(such criticisms would be) completely valid when referring to a modern, straightforward superhero movie. Should Catwoman be unable to defend herself in the next Batman movie or should Batman start railing against evil liberals, I’m going to get angry. But the point of “The Watchmen” is that it’s about juxtaposing the myth of the superhero with certain ugly realities, and the conclusions reached---especially about how the profession would attract mostly sociopaths and self-promoters, how women’s success would be related to their sex appeal over their skills, how sexism and homophobia would still touch you even if you were a masked vigilante---strike me as entirely realistic.
She coins the (not very elegant) term 'unfunny satires' for films like this. The other examples she gives in her review are 'No Country For Old Men' and 'Pulp Fiction'.
“No Country For Old Men” uses the format of a crime thriller to question the narrative structures of a crime thriller, particularly the way that your typical crime thriller uses the darkest parts of humanity to guide you to a place where you feel pretty good about yourself and the main characters. Instead, you’re asked to consider violence something to truly despair over... the book of “The Watchmen” does the same thing, except I think Alan Moore is overtly hostile to comic book conventions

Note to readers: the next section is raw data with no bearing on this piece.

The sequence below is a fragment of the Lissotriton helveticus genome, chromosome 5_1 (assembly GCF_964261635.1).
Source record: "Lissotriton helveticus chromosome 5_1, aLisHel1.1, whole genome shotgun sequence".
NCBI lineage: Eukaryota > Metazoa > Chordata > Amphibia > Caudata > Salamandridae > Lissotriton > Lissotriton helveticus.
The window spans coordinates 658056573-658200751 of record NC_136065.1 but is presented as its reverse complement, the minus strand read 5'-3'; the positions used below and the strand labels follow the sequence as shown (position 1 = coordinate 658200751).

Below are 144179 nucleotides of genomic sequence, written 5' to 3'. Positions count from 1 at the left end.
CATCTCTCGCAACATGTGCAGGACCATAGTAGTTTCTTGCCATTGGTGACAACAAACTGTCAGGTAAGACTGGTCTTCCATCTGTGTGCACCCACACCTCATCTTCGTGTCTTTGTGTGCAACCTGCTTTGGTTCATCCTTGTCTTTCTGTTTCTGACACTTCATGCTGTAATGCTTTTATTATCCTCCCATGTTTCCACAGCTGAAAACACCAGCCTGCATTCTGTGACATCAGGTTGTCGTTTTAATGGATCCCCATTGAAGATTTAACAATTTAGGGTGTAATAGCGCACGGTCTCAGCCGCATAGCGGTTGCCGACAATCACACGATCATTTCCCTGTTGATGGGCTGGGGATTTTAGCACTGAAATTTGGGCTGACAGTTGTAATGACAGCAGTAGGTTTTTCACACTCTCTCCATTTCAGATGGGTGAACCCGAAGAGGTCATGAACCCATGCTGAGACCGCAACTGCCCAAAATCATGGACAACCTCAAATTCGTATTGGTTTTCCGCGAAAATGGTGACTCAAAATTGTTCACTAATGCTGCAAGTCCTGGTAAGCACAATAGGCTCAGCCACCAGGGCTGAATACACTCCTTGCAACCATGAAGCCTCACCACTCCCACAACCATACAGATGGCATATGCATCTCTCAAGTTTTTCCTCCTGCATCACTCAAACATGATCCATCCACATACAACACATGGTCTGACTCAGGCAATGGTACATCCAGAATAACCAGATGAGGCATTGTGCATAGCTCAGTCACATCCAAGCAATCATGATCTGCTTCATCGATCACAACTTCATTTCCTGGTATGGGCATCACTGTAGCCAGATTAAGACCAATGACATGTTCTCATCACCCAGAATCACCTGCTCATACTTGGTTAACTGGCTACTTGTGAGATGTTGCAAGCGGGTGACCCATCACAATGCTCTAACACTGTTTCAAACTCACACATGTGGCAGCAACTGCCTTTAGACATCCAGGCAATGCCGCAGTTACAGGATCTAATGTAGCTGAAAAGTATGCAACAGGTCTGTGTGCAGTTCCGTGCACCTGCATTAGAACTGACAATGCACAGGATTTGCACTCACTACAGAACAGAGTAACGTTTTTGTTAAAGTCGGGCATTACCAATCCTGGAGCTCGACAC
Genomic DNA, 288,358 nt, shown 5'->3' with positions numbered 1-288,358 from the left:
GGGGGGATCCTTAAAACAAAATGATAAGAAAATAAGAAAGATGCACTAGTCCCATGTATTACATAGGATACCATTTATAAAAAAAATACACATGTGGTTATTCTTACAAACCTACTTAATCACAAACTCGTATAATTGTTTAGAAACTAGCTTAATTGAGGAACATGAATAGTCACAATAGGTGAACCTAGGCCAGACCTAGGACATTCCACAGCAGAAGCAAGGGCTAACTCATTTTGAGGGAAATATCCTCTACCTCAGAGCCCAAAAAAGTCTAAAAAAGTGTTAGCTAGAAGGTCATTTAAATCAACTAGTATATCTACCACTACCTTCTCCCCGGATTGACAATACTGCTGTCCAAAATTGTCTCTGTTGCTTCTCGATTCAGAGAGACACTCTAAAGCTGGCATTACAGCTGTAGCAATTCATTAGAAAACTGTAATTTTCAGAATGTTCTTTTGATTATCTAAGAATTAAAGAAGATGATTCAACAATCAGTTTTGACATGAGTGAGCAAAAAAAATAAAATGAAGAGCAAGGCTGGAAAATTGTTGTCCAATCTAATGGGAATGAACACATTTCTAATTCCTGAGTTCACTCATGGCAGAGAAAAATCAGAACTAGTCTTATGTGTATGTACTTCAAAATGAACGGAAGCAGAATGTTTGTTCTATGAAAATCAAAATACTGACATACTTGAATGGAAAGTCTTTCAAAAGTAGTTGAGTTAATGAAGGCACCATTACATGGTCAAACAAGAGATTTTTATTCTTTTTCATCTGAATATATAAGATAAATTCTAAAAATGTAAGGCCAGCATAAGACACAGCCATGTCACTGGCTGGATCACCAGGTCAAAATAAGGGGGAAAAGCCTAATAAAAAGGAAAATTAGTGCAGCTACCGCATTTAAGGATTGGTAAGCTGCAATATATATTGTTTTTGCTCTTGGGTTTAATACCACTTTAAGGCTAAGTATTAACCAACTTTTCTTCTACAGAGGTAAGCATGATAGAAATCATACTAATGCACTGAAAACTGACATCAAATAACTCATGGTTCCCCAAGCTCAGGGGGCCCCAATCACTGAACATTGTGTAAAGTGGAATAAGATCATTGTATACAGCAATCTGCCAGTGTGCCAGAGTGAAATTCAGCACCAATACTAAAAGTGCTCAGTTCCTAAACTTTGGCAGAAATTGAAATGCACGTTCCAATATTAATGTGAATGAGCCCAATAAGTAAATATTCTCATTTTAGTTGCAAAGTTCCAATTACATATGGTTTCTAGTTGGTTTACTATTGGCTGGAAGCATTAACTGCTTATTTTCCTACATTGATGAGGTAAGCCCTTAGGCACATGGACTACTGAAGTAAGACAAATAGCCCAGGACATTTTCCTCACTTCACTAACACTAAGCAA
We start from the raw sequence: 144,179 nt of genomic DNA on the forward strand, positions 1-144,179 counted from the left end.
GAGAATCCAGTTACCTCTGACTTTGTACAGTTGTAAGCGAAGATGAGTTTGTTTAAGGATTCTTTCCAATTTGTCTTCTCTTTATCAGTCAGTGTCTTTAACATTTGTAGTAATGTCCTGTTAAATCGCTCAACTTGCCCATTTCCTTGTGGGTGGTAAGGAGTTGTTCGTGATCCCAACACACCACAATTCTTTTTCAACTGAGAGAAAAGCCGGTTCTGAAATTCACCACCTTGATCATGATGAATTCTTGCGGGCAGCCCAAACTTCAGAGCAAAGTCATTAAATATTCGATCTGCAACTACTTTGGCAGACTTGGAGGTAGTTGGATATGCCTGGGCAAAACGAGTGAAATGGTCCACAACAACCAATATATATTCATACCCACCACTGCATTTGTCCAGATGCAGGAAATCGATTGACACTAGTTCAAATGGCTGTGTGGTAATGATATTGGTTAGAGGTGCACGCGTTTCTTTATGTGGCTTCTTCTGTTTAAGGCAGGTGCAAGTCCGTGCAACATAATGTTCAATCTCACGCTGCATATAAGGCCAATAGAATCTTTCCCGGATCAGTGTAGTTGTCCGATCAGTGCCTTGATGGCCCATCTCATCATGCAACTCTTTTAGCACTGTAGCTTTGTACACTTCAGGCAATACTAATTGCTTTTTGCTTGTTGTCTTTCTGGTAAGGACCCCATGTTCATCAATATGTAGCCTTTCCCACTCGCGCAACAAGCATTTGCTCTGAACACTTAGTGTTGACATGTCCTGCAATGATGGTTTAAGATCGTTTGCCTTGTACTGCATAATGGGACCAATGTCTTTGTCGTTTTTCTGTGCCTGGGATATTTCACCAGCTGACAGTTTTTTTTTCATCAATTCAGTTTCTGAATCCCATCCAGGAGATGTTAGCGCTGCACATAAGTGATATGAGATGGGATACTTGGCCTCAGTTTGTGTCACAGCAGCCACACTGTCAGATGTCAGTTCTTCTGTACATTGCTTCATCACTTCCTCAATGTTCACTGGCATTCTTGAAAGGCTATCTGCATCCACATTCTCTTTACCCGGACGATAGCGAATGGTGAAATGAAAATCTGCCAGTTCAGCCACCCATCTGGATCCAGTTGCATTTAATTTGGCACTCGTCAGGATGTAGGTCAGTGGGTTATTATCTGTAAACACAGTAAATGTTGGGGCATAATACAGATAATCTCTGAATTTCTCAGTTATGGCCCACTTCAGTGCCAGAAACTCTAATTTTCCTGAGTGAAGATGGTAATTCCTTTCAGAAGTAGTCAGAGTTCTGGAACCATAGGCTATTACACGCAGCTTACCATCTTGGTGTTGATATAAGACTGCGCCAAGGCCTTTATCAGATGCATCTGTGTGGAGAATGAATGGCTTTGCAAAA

Not having seen the film of Watchmen she asks:
Will it translate? ... Storytellers of any sort try to throw up a lot of signposts to indicate exactly what sort of story they’re about to tell, so you the audience will be ready to accept it for what it is.... “The Watchmen” has a real obstacle to communicating to the audience, which is that every signifier... has been used by other movies, especially “The Dark Knight” to indicate a dark superhero movie that has some uncomfortable scenes in it, but is fundamentally not going to question the narrative conventions or break down the fantasy and throw it in your face.
Something else I want to say though. I think these three films have something else in them, beyond their function as 'unfunny satires'. Throwing narrative convention in your face, could be pursued in its own right - such as in Tropic Thunder, or Kelly's Heroes which I was thinking about this week - and that kind of film is fine.
But it seems to me that in Watchmen, No Country and Pulp Fiction the satire is part of a much larger project, which I can't hardly define. Because when you see them you feel opened up into something better, and I don't know why. I need to find a better way of talking about this, because I want to be able to work it out, and work out what films and books have it, but I'm really struggling to put my finger on it.